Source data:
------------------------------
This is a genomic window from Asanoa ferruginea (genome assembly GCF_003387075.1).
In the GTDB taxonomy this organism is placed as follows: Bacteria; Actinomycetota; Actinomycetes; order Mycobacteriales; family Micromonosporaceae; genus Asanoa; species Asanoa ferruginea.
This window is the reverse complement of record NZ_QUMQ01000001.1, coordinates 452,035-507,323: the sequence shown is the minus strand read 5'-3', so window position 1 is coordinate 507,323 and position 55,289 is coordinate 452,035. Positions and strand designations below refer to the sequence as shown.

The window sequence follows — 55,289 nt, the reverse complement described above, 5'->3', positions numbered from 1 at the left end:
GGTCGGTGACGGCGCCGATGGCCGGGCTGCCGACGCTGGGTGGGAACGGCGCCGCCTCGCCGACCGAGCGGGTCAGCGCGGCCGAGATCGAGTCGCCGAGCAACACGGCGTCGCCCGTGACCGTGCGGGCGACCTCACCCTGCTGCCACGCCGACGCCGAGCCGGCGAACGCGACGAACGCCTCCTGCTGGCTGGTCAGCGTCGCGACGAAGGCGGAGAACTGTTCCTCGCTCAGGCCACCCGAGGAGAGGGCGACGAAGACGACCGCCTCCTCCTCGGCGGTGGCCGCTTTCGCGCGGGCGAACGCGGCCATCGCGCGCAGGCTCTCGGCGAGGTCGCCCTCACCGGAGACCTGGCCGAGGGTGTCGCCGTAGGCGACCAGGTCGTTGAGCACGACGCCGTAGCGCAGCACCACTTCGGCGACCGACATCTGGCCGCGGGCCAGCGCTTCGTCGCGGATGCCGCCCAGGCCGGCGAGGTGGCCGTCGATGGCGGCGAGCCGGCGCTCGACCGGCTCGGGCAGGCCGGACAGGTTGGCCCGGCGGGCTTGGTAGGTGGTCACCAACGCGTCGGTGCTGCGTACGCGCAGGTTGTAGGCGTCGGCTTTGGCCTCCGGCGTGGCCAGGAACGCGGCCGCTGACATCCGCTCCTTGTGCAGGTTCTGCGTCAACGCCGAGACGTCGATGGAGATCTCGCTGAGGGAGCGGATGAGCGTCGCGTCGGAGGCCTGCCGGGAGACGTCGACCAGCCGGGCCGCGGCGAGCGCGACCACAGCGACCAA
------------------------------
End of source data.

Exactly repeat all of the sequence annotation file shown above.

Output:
This is a genomic window from Asanoa ferruginea (genome assembly GCF_003387075.1).
In the GTDB taxonomy this organism is placed as follows: Bacteria; Actinomycetota; Actinomycetes; order Mycobacteriales; family Micromonosporaceae; genus Asanoa; species Asanoa ferruginea.
This window is the reverse complement of record NZ_QUMQ01000001.1, coordinates 452,035-507,323: the sequence shown is the minus strand read 5'-3', so window position 1 is coordinate 507,323 and position 55,289 is coordinate 452,035. Positions and strand designations below refer to the sequence as shown.

The window sequence follows — 55,289 nt, the reverse complement described above, 5'->3', positions numbered from 1 at the left end:
GGTCGGTGACGGCGCCGATGGCCGGGCTGCCGACGCTGGGTGGGAACGGCGCCGCCTCGCCGACCGAGCGGGTCAGCGCGGCCGAGATCGAGTCGCCGAGCAACACGGCGTCGCCCGTGACCGTGCGGGCGACCTCACCCTGCTGCCACGCCGACGCCGAGCCGGCGAACGCGACGAACGCCTCCTGCTGGCTGGTCAGCGTCGCGACGAAGGCGGAGAACTGTTCCTCGCTCAGGCCACCCGAGGAGAGGGCGACGAAGACGACCGCCTCCTCCTCGGCGGTGGCCGCTTTCGCGCGGGCGAACGCGGCCATCGCGCGCAGGCTCTCGGCGAGGTCGCCCTCACCGGAGACCTGGCCGAGGGTGTCGCCGTAGGCGACCAGGTCGTTGAGCACGACGCCGTAGCGCAGCACCACTTCGGCGACCGACATCTGGCCGCGGGCCAGCGCTTCGTCGCGGATGCCGCCCAGGCCGGCGAGGTGGCCGTCGATGGCGGCGAGCCGGCGCTCGACCGGCTCGGGCAGGCCGGACAGGTTGGCCCGGCGGGCTTGGTAGGTGGTCACCAACGCGTCGGTGCTGCGTACGCGCAGGTTGTAGGCGTCGGCTTTGGCCTCCGGCGTGGCCAGGAACGCGGCCGCTGACATCCGCTCCTTGTGCAGGTTCTGCGTCAACGCCGAGACGTCGATGGAGATCTCGCTGAGGGAGCGGATGAGCGTCGCGTCGGAGGCCTGCCGGGAGACGTCGACCAGCCGGGCCGCGGCGAGCGCGACCACAGCGACCAA